Because we’ve got this constant churn of people trying to be in the business. But look. You’re doing it. I mean, you’re inventing. You’re creating this amazing value to the world. How do you choose the right things to work on that are going to rise above and succeed?
ASSAF NATANZON: Well, first of all, not everything I worked on succeeds. So I want to just get that out of the way.
MARK SCHAEFER: All right.
DOUGLAS KARR: Good enough, good enough.
ASSAF NATANZON: It depends, on the environment that you’re in. Now I’m part of the– the CTO of the trigger team, which looks at the future technologies and sees how Dell should use them in the upcoming three to five years.
So here you see the most updated technologies. You see what’s coming, what’s currently in development. I also work with a lot of startups, so what’s being developed.
So I have a very good vision of what’s coming to us in the future– all the things about IoT, block chain, and new memory architectures. A lot of things are going on today. So we’re innovating all of them.
I’m currently focused mainly on data protection. So I look at this technology and then try to understand how they– what impact they are going to happen on data protection also, or the new development architecture that you have something as a service and stuff like that. So a lot of things going on.
And I look at technologies that are coming, and nobody– almost nobody looks at how to use these technologies in a specific area. There are the [INAUDIBLE] areas where, if you’re looking to– for example, in IoT securities, they keep very important things. So you see a lot of startups, a lot of people talking about security.
But data protection and data management, it’s currently not on the main [INAUDIBLE]. So this is a place for a lot of innovation, for example.
When I was part of the product groups, also, you talk to customers, you understand, what’s missing, what they would like to see in the product. And there, you can also innovate. So there is innovation, which comes from understanding new technologies that are coming. And there is also innovation coming from understanding what people actually need. And this also changes with the cloud technologies, where everything needs to be simple, where we need to manage huge amounts of data. So everything needs to become more and more simple.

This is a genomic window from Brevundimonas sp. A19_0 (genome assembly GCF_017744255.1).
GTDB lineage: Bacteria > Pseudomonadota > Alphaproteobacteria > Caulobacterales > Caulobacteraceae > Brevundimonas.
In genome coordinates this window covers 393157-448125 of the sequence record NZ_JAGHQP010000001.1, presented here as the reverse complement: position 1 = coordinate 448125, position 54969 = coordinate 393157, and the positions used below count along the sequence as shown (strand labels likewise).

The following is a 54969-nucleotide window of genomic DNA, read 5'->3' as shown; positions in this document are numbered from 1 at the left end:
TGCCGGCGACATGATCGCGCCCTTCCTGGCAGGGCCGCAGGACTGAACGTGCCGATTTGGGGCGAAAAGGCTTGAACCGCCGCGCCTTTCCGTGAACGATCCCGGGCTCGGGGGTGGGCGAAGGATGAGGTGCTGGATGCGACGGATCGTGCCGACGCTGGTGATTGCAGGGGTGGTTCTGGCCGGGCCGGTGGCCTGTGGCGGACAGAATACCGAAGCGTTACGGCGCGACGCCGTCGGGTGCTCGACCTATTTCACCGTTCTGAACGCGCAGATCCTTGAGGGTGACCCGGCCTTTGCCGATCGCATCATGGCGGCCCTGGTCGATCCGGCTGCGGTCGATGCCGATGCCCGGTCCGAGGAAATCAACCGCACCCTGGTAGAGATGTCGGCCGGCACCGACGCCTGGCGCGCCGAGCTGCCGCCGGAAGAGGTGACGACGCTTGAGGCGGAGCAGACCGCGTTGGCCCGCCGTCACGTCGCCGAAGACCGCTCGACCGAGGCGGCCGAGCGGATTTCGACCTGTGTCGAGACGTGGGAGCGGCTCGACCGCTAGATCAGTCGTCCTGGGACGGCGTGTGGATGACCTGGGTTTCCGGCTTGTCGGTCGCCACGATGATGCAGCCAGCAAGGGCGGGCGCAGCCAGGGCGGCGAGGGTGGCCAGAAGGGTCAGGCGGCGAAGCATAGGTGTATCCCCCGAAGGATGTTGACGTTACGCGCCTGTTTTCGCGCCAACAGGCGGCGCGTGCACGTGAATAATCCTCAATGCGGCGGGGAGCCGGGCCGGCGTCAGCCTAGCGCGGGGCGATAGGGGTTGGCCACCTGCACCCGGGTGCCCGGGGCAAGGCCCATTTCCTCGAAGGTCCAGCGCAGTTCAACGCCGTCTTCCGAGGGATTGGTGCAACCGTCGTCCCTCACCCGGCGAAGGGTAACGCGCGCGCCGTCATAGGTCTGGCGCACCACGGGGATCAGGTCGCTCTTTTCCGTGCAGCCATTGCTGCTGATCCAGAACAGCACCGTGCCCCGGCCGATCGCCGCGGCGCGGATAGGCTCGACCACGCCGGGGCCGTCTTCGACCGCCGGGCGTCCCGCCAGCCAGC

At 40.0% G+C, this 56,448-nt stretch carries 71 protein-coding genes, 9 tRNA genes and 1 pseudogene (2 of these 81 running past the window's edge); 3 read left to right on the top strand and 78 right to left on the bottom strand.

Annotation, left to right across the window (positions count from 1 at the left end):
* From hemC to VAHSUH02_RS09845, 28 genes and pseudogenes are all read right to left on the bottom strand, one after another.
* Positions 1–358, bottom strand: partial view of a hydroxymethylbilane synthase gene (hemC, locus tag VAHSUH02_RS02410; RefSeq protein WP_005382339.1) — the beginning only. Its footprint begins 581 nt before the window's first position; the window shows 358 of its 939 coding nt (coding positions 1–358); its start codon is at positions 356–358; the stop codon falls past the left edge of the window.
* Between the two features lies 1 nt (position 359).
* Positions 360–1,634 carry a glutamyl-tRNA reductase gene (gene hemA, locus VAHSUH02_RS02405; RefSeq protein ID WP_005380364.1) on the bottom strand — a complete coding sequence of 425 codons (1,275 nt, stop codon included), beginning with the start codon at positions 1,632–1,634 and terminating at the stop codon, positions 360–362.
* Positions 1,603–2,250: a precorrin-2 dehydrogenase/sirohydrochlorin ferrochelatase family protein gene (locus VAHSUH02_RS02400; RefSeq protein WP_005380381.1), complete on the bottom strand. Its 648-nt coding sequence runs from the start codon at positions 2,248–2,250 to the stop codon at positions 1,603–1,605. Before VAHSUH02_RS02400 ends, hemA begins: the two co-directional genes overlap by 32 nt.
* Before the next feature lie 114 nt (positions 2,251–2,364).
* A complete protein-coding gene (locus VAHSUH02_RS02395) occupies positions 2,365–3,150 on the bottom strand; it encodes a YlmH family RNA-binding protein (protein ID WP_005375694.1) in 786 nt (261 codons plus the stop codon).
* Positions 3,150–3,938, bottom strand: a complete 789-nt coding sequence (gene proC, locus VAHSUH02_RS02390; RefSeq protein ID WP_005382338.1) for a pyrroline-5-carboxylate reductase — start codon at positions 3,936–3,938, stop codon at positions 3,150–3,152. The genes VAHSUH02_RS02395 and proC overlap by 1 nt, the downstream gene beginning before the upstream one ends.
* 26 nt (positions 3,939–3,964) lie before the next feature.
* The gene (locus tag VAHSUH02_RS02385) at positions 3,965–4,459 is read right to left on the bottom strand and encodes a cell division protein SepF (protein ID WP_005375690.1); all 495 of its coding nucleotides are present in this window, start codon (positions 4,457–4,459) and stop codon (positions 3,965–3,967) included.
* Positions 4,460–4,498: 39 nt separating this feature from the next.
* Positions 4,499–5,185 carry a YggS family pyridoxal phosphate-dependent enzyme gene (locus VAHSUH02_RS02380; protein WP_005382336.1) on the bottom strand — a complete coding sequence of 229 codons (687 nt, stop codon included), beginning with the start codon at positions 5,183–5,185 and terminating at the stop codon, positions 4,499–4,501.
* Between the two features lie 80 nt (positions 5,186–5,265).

All of these are places for innovation. Everywhere that people see a problem, I see a place for innovation. So for me, all of this, the fact that things become more complex, the fact that a lot of things are happening is actually good for a lot of places to innovate.
MARK SCHAEFER: That’s a great quote. [LAUGHS] Where people see problems, I see innovation and opportunity. That’s great. I think that’s what makes you special.
ASSAF NATANZON: Thanks.
DOUGLAS KARR: Well, you mentioned data protection and innovation as a priority right now. Could you describe any-point-in-time data protection to our listeners?
ASSAF NATANZON: Any-point-in-time, yes. So any-point-in-time was– the startup that I came from, this was our key innovation. And basically, typically, when you have data protection or– so data protection is a very big word.
By the way, a lot of people are confused between data protection and data protection. In the EMC and Dell technology, data protection means being able to create copies of the data. So this includes backup and disaster recovery and replication system. Continuous data protection, which is– what you refer to is a type of remote replication, which allows, also, operational recovery. And this means that you take your data and you basically copy every transaction that happens to some remote site.